Catastrophe Awaits Dhanbad’s Ecosystem
Independent Team’s Site Visit Verifies Findings of CAG & Parliamentary Committee on Illegal Coal Mines in Dhanbad
Dhanbad, 12/9/2011: An Independent Team visited the sites of Coal India Limited (CIL) by an independent fact finding team in the backdrop of Performance Audit of Coal India Limited by Comptroller and Auditor General (CAG) of India.
CAG has revealed that CIL mines are being undertaken without environmental clearance. This has been corroborated even by the Jharkhand Pollution Control Board which ordered the closure of 22 mines operated by Bharat Coking Coal Limited, which is a wholly owned subsidiary of Coal India. However, the team was dismayed to note that on 26th August, 2011, the Jharkhand court had ordered a status quo till August 30, 2011 despite this illegal mining is going on with impunity.
As per the report of the Parliamentary Committee on Coal and Steel, the environmental hazards of illegal mining are as under:
(i) ―Illegal mining means removing of coal in an unsystematic manner without following safety and conservation norms as a result of which unpredictable subsidence takes place. This invariably causes damage to surface structures. Such practices carried out in populated areas make these areas unstable and unsafe.
(ii) Illegal mining also leads to occurrence of underground fire on account of spontaneous heating. Open flames can sometimes be seen on the surface along with emission of obnoxious gases. One of the most persistent threats from the fire is land subsidence. As the burning coal turns to ash, hollow pockets are created underground, that leave the surface unstable and prone to sudden collapse, which leads to degradation of land/loss of green cover. This loss of green cover disturbs the ecological balance adversely affecting the flora and fauna.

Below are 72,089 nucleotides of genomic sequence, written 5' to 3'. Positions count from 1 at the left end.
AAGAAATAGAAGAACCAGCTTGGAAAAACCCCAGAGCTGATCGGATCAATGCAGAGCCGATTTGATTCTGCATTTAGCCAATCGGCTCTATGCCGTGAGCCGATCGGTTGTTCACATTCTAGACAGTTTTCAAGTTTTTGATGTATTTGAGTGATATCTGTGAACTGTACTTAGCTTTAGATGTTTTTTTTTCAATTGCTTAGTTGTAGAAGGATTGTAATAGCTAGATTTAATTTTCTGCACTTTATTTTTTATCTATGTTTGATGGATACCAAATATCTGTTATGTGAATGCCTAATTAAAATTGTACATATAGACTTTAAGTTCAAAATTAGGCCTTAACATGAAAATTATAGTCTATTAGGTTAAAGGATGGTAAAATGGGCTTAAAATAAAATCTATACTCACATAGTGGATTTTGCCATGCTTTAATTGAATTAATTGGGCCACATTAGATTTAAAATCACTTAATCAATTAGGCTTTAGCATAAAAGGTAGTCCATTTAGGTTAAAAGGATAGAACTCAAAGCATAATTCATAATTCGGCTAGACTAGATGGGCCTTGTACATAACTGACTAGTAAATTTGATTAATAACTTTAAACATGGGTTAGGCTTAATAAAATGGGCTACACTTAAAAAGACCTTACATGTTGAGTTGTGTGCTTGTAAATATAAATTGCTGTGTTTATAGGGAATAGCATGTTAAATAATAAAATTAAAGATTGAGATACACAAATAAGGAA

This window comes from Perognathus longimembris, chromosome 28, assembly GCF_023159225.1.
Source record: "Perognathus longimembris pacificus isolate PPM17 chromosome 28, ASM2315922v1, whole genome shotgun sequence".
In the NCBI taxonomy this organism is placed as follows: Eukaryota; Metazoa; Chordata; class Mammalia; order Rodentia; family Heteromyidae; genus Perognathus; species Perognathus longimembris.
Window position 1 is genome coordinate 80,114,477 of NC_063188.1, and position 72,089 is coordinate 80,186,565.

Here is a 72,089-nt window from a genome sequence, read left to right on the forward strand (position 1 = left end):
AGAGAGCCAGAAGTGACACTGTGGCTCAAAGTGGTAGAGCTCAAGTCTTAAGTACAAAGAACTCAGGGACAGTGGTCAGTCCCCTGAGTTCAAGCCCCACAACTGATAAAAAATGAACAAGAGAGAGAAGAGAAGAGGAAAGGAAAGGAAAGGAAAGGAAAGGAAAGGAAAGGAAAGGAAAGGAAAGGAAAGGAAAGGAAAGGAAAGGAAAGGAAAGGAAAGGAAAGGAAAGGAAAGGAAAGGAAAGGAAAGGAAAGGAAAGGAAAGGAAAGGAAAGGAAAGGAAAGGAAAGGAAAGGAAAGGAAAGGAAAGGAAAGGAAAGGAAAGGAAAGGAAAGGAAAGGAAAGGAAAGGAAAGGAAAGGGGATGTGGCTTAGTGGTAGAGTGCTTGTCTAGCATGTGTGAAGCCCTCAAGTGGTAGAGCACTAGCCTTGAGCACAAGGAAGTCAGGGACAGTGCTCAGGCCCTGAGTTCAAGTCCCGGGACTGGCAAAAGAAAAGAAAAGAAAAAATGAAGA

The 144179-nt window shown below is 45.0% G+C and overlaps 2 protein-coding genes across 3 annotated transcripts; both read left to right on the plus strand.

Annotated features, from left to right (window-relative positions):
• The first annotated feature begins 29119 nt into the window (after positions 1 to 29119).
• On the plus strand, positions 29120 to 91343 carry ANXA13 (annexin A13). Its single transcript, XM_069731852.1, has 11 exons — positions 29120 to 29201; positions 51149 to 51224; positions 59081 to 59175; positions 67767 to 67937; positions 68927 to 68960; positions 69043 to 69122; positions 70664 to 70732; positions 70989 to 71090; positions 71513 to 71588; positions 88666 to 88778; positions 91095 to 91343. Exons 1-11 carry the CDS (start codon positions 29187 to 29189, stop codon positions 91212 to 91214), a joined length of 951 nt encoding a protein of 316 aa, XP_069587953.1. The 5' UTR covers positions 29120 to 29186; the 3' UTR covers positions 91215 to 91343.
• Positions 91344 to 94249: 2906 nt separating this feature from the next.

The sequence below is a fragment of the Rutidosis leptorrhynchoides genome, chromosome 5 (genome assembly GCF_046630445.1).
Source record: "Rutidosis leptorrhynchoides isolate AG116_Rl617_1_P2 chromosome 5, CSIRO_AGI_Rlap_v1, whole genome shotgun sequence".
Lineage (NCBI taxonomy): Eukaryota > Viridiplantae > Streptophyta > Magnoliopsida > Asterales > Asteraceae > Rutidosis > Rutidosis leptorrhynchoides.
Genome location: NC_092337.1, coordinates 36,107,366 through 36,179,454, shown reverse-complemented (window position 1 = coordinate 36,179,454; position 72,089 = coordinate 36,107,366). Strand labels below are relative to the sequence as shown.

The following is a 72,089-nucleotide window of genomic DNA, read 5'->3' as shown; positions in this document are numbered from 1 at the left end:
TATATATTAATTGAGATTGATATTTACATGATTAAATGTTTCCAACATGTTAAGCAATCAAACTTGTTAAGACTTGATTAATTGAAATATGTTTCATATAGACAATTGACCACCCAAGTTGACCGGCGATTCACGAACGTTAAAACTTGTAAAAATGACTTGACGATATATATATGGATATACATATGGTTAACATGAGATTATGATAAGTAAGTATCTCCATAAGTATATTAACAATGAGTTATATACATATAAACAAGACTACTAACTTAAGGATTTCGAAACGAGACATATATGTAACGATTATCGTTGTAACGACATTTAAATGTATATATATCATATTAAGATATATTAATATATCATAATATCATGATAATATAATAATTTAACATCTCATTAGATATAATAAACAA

(iii) Water balance is disturbed in and around the locations of illegal mining.
(iv) There are socio-economic factors involved due to loss of livelihood on account of fire/land subsidence / land degradation resulting from illegal mining.
(v) Due to unsystematic workings, these mines are potential death traps and a potential safety hazard.
The team comprised of Paranjoy Guha Thakurta, Shekhar Agarwal, Rajnish Kumar, Gopal Krishna and Ashok Agarwal. The team visited several sites including Ghanuwadih, Boka pahari, Jairampur, Tisra, Siding no. 9, Sudamdih, Patahardi, Lodana, Jharia. The team met activists of Jharia Coalfield Bachao Samiti. The visit happened during September 11-12, 2011.
The team also got an opportunity to meet veteran Parliamentarian, Basudev Acharya who
was here to save RSP College where he studied in 1960-62 due to underground fire region near Bhagatdih. The college was started in 1951. It is believed that the underground fire is about 60 metres from the college and is inching towards it at the rate of 2.2 metres/ month. There is anger among the residents because of the criminal callousness of Bharat Coking Coal Limited (BCCL), a subsidiary of CIL. The coming 20 months or so appears to be crucial for Jharia which faces an impending ecosystem disaster if central and state government does not act with unprecedented urgency to avert it.
The team witnessed BCCL management’s lackadaisical approach in saving the college by digging trenches at very slow pace. The residents alleged that the company was deliberately delaying the action to get hold of these plots for its mining projects unmindful of human cost. The team met the activists of Jharia Coalfield Bachao Samiti who are demanding that open cast mining be stopped immediately, resettlement and rehabilitation policy of BCCL be revised and all endangered areas of Jharia Coalfileds be urgently stowed and rendered safe.
The team in its preliminary observation feels that CAG should conduct an environmental audit at the earliest and suggest remedial measures to arrest the ongoing decline of the Dhanbad’s ecosystem to avoid catastrophe in near future. The team will release its final observations in the coming days.
Thakurta’s documentary “Hot As Hell” was screened at the auditorium of Industries Association which chronicles illegal mines in Dhanbad.
For Details: Shekhar Agarwal, Member Fact Finding team (FFT) Mb: 9431124467
Gopal Krishna, Convener, ToxicsWatch Alliance & Member, FFT Mb: 09818089660
E-mail: firstname.lastname@example.org, Web: toxicswatch.blogspot.com
Six Years Of Fukushima: Six Lessons - *M V Ramana | *The first lesson is that severe accidents at nuclear plants and other facilities are not one-time events and dealing with just the damaged...